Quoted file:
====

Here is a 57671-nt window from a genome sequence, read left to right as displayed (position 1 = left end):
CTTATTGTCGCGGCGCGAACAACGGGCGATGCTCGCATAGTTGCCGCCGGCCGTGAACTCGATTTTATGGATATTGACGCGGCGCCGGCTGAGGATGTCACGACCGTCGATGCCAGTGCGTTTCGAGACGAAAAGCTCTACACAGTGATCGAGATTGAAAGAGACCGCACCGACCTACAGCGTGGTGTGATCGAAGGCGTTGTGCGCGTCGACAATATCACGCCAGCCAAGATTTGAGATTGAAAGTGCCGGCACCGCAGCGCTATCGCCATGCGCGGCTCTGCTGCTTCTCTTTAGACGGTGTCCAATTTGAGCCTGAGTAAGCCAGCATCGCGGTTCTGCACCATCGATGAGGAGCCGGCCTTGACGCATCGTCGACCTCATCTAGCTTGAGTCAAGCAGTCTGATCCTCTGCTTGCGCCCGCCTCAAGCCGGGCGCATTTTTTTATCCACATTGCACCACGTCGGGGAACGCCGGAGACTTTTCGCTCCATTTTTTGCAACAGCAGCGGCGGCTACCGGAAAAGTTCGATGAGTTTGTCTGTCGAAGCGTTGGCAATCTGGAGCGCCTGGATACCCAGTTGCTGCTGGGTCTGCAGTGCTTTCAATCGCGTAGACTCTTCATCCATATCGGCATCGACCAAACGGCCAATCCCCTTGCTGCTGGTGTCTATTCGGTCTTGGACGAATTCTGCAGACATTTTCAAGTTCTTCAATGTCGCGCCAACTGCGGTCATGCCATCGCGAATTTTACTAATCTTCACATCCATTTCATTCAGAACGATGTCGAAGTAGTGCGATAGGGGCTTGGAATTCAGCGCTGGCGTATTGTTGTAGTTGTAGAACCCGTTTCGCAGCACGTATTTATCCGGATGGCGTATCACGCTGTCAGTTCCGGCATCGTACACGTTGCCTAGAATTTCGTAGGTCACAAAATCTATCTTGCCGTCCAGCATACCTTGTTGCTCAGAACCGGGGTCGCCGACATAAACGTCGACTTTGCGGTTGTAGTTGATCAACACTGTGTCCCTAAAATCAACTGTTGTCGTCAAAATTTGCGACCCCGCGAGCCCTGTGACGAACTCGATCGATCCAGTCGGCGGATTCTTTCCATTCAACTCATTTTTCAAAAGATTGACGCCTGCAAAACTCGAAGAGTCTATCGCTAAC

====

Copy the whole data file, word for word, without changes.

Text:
Here is a 57671-nt window from a genome sequence, read left to right as displayed (position 1 = left end):
CTTATTGTCGCGGCGCGAACAACGGGCGATGCTCGCATAGTTGCCGCCGGCCGTGAACTCGATTTTATGGATATTGACGCGGCGCCGGCTGAGGATGTCACGACCGTCGATGCCAGTGCGTTTCGAGACGAAAAGCTCTACACAGTGATCGAGATTGAAAGAGACCGCACCGACCTACAGCGTGGTGTGATCGAAGGCGTTGTGCGCGTCGACAATATCACGCCAGCCAAGATTTGAGATTGAAAGTGCCGGCACCGCAGCGCTATCGCCATGCGCGGCTCTGCTGCTTCTCTTTAGACGGTGTCCAATTTGAGCCTGAGTAAGCCAGCATCGCGGTTCTGCACCATCGATGAGGAGCCGGCCTTGACGCATCGTCGACCTCATCTAGCTTGAGTCAAGCAGTCTGATCCTCTGCTTGCGCCCGCCTCAAGCCGGGCGCATTTTTTTATCCACATTGCACCACGTCGGGGAACGCCGGAGACTTTTCGCTCCATTTTTTGCAACAGCAGCGGCGGCTACCGGAAAAGTTCGATGAGTTTGTCTGTCGAAGCGTTGGCAATCTGGAGCGCCTGGATACCCAGTTGCTGCTGGGTCTGCAGTGCTTTCAATCGCGTAGACTCTTCATCCATATCGGCATCGACCAAACGGCCAATCCCCTTGCTGCTGGTGTCTATTCGGTCTTGGACGAATTCTGCAGACATTTTCAAGTTCTTCAATGTCGCGCCAACTGCGGTCATGCCATCGCGAATTTTACTAATCTTCACATCCATTTCATTCAGAACGATGTCGAAGTAGTGCGATAGGGGCTTGGAATTCAGCGCTGGCGTATTGTTGTAGTTGTAGAACCCGTTTCGCAGCACGTATTTATCCGGATGGCGTATCACGCTGTCAGTTCCGGCATCGTACACGTTGCCTAGAATTTCGTAGGTCACAAAATCTATCTTGCCGTCCAGCATACCTTGTTGCTCAGAACCGGGGTCGCCGACATAAACGTCGACTTTGCGGTTGTAGTTGATCAACACTGTGTCCCTAAAATCAACTGTTGTCGTCAAAATTTGCGACCCCGCGAGCCCTGTGACGAACTCGATCGATCCAGTCGGCGGATTCTTTCCATTCAACTCATTTTTCAAAAGATTGACGCCTGCAAAACTCGAAGAGTCTATCGCTAAC